In April 2004, a 45-year-old Caucasian man of German nationality presented with a pituitary tumor that measured 3.4 × 3.8 × 3.8 cm, prolactin levels of 530 ng/ml (ULN: 20 ng/ml) and IGF-1 levels of 315 ng/ml (ULN was 212 ng/ml for age-matched controls).
A dopamine agonist, cabergoline 1 mg, was administered to our patient three times per week. The prolactin and IGF-1 levels of our patient was thus normalized (IGF-1 was 188 ng/ml) within four weeks. After one year, an MRI assessment showed that the diameter of the tumor of our patient was reduced to 2.7 × 3.0 × 3.7 cm. By January 2007, and with a continuation of cabergoline doses that suppressed prolactin increases, the IGF-1 levels of our patient had increased to 338 ng/ml. Basal GH levels were 0.56 ng/ml. Therefore, our patient was initiated on a treatment with lanreotide 60 mg every four weeks. Despite reductions in IGF-1 levels to as low as 239 ng/ml after seven months, the lanreotide dose was increased initially to 90 mg every four weeks, and then to 120 mg every four weeks one month later. After 10 months of treatment with lanreotide, our patient's IGF-1 levels had normalized to 212 ng/ml. GH levels remained well below 2.5 ng/ml during the lanreotide therapy. Tumor size was reduced to 2.4 × 2.8 × 3.3 cm.
A 53-year-old Caucasian man of German nationality presented to our hospital in February 2004 with a pituitary tumor measuring 3.1 × 3.6 cm. Our patient had elevated prolactin values (2940 ng/ml) but normal GH values (0.27 ng/ml) and IGF-1 values (127 ng/ml).
He was initiated on a 1 mg cabergoline treatment three times per week. But it had to be increased after three months to 1 mg/day to normalize his prolactin levels. His IGF-1 levels subsequently increased; reaching 312 ng/ml eight months after presentation and 413 ng/ml 25 months after presentation (ULN was 267 ng/ml for age-matched controls). Similarly, his GH levels increased over time to basal levels of 4.23 ng/ml after 22 months, and were not suppressed by standard oral glucose load. However, 12 months after presentation, the tumor mass had reduced to 2 cm in diameter. In March 2006, he was started on treatment with lanreotide 60 mg every four weeks, and four months later his IGF-1 levels normalized to 285 ng/ml and GH levels was reduced to <2.5 ng/ml (Table 1). Subsequent dose increases of lanreotide to 90 mg every four weeks and then to 120 mg every four weeks maintained his IGF-1 and GH at normal levels. As of publication, the most recent MRI finding shows signs of tumor regression. Cabergoline treatment was continued and unchanged during this time.
No adverse events related to lanreotide treatment were recorded in any of the six patients we described.
This series of six patients with acromegaly is one of the first specific reports of primary treatment with lanreotide, and the first to report the use of high doses. The six patients were not eligible for surgical removal of their pituitary tumors, and five patients showed a biochemical response to lanreotide treatment, which was given for one to two years. The response of our patients to lanreotide treatment occurred within one to two months, but required dose increases to 120 mg every four weeks, while two patients subsequently required 180 mg every three weeks to achieve or maintain their initial response. Furthermore, the five patients that responded also had evidence of tumor shrinkage or degeneration while receiving lanreotide.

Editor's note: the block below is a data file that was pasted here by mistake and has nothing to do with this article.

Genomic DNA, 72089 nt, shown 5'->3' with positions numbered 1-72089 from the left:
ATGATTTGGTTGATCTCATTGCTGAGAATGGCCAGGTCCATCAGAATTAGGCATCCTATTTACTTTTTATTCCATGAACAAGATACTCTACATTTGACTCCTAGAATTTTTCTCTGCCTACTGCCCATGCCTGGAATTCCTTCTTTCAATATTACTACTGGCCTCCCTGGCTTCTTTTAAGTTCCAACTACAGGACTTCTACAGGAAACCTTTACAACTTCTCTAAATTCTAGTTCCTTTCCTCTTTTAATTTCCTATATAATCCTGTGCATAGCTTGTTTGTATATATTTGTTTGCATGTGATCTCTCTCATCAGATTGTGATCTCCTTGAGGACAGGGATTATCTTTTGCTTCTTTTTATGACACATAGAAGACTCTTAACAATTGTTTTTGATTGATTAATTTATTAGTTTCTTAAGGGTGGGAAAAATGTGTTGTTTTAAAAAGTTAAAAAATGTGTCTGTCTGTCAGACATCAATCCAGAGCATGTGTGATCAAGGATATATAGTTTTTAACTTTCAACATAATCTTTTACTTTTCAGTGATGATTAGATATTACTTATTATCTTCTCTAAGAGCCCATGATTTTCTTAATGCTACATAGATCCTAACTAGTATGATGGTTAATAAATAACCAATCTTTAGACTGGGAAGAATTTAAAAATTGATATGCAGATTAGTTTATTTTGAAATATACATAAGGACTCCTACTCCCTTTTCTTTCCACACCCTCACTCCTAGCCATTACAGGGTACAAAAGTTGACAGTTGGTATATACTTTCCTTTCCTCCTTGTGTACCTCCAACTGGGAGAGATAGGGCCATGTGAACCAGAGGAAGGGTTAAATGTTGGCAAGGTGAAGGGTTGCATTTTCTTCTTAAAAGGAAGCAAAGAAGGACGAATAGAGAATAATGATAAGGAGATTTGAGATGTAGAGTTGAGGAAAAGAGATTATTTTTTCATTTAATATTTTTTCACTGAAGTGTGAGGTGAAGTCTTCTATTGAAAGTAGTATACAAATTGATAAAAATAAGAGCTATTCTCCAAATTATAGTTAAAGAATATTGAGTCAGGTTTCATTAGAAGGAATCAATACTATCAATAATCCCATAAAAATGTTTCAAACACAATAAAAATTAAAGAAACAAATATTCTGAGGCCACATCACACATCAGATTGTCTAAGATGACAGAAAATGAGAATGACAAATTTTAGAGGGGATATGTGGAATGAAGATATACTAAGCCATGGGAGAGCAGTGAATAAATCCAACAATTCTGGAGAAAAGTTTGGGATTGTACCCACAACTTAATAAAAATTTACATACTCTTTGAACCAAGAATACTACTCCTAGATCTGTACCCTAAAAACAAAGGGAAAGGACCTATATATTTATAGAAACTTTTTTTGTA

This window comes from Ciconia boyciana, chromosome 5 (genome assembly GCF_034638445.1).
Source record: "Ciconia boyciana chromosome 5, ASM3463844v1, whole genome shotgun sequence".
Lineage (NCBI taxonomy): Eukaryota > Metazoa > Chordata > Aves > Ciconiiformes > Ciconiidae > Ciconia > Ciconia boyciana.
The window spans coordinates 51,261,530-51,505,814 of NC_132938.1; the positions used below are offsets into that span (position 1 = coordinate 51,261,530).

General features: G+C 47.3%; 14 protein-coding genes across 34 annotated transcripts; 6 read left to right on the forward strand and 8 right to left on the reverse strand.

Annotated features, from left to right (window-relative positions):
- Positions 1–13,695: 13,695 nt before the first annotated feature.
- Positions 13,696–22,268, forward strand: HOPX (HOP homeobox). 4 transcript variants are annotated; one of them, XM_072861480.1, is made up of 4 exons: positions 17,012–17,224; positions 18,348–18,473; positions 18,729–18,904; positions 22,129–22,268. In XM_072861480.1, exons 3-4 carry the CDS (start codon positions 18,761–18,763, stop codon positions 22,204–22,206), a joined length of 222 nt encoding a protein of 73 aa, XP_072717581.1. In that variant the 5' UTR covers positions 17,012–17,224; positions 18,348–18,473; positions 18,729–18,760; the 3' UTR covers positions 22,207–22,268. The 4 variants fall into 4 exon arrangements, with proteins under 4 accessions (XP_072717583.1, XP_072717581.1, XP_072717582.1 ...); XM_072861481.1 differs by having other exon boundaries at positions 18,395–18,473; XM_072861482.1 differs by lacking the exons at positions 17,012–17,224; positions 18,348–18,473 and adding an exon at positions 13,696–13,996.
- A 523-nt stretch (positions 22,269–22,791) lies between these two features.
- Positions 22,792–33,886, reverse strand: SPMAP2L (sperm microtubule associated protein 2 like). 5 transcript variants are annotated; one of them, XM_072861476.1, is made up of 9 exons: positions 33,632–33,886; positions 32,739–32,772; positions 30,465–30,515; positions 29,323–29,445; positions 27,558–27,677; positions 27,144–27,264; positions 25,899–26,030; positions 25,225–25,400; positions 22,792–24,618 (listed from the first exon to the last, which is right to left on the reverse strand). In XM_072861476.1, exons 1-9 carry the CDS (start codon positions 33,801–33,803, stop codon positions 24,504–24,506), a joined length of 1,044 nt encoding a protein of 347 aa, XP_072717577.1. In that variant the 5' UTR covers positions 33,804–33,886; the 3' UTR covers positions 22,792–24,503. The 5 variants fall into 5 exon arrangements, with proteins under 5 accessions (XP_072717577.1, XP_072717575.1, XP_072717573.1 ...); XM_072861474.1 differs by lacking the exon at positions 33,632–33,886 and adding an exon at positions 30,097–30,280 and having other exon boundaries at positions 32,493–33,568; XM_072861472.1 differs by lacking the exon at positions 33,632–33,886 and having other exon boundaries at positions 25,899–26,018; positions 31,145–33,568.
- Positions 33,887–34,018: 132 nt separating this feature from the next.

The goals of treatment for acromegaly are to reduce GH levels to <2.5 ng/ml, normalize IGF-1 levels, and/or control tumor mass [6, 7]. Based on these goals, lanreotide was proven to be a successful first-line therapy in five of these six patients, with the exception of Case 3, as this patient did not respond to high-dose lanreotide or to pegvisomant.
The other unique aspect of this case series is the high dose of lanreotide (180 mg every three weeks) that was given to two of our patients. This high dose of lanreotide has now been given to one patient for approximately six months and to another for approximately three months with no unexpected adverse events. The use of such high doses of lanreotide has not been previously published, and our experience suggests that this dose is well-tolerated, at least in the short-term, and may be useful for patients showing an attenuation of response to lanreotide doses of 120 mg every four weeks.
This report confirms the efficacy and tolerability of lanreotide in the primary treatment of acromegaly. Further data are required regarding the use of lanreotide in this setting, as well as to identify the potential clinical risks and benefits of high-dose lanreotide.
Written informed consent was obtained from all patients for publication of this case report and accompanying image. A copy of the written consent is available for review by the Editor-in-Chief of this journal.
The authors are grateful for the help from ESP Bioscience for the linguistic and technical support in producing this manuscript. Ipsen Ltd. supported the editorial development of this manuscript, but the authors were wholly responsible for all measurements, scientific and clinical evaluations, and the content of this manuscript.